Watching the Video

Last Thursday when I arrived at class, Mr. Mc handed me two DVD copies of my red belt test that I’ve been looking forward to getting my hands on ever since my test ended. I was excited and at the same time a bit nervous to watch it. I was excited to see the test from a different angle than first person but I was nervous because I am my worst critic and inevitably no matter how good it actually was, I knew that I would find all the mistakes and limited positive aspects. Mr. Mc had already warned me that I probably wouldn’t like it for that very reason.

Before I left on Thursday night, Mr. Mc mentioned to me that he had mostly just skimmed over the video as he was copying it to make sure that it played smoothly, but he had watched and rewatched “The Sidekick” that bowled me over when sparring Mr. R.S.. He commented that it was a beautiful kick. From being on the receiving end of that kick, I personally knew that it was.

That same night, I sat down with my family and a bag of popcorn to watch my movie. I’ve never been videoed during my previous tests and only for a few minutes at a time on a few occasions during class, so this was new. The audio was so-so because it had rained the majority of the time I tested, but the video was great. I was actually pleasantly surprised with the test in general. While I did wince at some of my flubs and the uncomfortable moments, I actually thought that I didn’t do half bad.

Since watching the video initially, I’ve rewatched and reviewed portions as a study tool. I saw many areas that need improvement, but that’s a given. There’s always room for improvement. Mr. Mc told me a few things to look for as I watched the video that he’s told me about in the past. Okay, scratch that. He told me to watch out for things that he's attempted to drill into my thick skull many, many times without much success. When I rewatched the video, I realized that it’s one thing to feel that something isn’t quite right or to be told that “You’re a little off in this,” but it’s a different thing entirely to actually see it from a third person perspective. I had several “Aha!” moments like this and I think that having the video as a reference is going to be a big help as I practice at home. I can definitely say now that videoing yourself doing techniques is an invaluable tool. It’s also very humbling when you realize that the picture in your head of how you move or execute a technique doesn’t match up with reality. “Wow. I move like that?!?” On the flip side, there are some good moments that exceed your expectations. I know I had a few where I wasn’t very comfortable with throwing a certain technique, but it looked fine on the video.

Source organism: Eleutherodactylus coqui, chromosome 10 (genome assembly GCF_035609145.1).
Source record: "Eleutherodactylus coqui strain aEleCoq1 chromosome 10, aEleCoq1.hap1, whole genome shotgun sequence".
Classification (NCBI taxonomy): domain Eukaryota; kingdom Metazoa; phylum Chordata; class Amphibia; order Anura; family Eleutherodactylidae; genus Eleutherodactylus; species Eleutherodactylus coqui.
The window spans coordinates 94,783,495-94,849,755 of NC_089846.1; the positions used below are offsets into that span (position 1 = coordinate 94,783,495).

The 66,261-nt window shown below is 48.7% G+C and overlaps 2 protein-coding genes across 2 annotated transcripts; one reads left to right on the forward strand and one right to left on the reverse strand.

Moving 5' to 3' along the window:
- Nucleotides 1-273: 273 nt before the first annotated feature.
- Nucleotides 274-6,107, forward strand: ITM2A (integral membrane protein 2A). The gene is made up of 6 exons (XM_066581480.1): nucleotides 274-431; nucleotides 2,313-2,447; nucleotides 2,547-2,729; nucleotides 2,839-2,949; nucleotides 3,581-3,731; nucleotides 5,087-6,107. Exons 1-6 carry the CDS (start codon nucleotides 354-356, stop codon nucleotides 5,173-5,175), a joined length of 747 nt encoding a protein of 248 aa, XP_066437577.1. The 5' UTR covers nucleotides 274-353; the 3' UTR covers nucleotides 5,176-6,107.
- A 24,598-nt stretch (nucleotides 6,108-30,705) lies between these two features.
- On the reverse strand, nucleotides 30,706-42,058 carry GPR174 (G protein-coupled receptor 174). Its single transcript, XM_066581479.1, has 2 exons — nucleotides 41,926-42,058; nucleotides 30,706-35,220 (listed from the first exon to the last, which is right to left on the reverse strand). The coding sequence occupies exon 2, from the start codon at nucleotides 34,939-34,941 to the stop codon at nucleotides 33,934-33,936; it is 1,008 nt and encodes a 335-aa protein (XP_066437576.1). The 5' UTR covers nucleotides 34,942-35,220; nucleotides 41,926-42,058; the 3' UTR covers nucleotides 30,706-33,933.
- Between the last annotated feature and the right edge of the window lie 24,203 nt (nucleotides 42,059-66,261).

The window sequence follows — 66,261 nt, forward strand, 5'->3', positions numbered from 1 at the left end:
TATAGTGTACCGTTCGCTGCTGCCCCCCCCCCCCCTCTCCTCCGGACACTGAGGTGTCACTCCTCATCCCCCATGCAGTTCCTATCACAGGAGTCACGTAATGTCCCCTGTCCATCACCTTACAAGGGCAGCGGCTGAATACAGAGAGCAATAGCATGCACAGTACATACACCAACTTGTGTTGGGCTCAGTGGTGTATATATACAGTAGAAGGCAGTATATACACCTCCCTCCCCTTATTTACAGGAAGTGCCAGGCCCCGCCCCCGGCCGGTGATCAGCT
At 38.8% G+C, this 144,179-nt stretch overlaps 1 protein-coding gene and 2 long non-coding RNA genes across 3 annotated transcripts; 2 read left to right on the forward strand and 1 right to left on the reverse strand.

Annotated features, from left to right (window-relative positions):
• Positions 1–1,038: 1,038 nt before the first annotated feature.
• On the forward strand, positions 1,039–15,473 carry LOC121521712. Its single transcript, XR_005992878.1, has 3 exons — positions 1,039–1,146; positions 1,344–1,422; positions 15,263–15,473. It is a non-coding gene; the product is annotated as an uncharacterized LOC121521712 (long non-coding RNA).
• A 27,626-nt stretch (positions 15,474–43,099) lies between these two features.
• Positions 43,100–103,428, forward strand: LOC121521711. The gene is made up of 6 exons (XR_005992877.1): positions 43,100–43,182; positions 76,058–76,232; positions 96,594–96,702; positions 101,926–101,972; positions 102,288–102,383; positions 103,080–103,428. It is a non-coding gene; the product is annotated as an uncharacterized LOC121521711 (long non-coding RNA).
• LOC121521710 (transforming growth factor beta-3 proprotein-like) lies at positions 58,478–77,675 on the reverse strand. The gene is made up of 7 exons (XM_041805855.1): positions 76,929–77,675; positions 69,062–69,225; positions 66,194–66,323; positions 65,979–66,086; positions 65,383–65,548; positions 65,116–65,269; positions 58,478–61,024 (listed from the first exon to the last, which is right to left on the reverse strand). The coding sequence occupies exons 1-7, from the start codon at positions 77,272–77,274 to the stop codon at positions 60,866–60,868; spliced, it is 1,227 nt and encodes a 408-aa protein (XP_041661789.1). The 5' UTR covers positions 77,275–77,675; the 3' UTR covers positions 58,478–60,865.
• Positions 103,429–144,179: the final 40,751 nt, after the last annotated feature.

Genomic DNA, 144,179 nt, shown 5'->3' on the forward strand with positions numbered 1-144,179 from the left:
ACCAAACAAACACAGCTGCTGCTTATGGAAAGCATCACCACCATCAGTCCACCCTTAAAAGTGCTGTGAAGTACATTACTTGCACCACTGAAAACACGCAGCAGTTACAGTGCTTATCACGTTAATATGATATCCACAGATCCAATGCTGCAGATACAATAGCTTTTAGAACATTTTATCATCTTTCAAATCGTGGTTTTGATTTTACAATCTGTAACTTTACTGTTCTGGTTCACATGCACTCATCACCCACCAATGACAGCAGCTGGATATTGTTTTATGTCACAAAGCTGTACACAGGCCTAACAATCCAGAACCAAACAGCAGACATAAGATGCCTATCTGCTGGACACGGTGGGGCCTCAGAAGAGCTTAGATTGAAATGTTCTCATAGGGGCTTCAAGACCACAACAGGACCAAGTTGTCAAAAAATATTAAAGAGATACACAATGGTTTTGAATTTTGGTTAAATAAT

I wish that I could have had my other tests recorded like this one. Now though, I’m looking forward to being able to compare my red belt test video to another test in the future so I can see how far I’ve come.

1 comment:

Felicia said...

Video is a great tool - I agree with you there, Ariel. I always learn lots by watching others and myself on tape!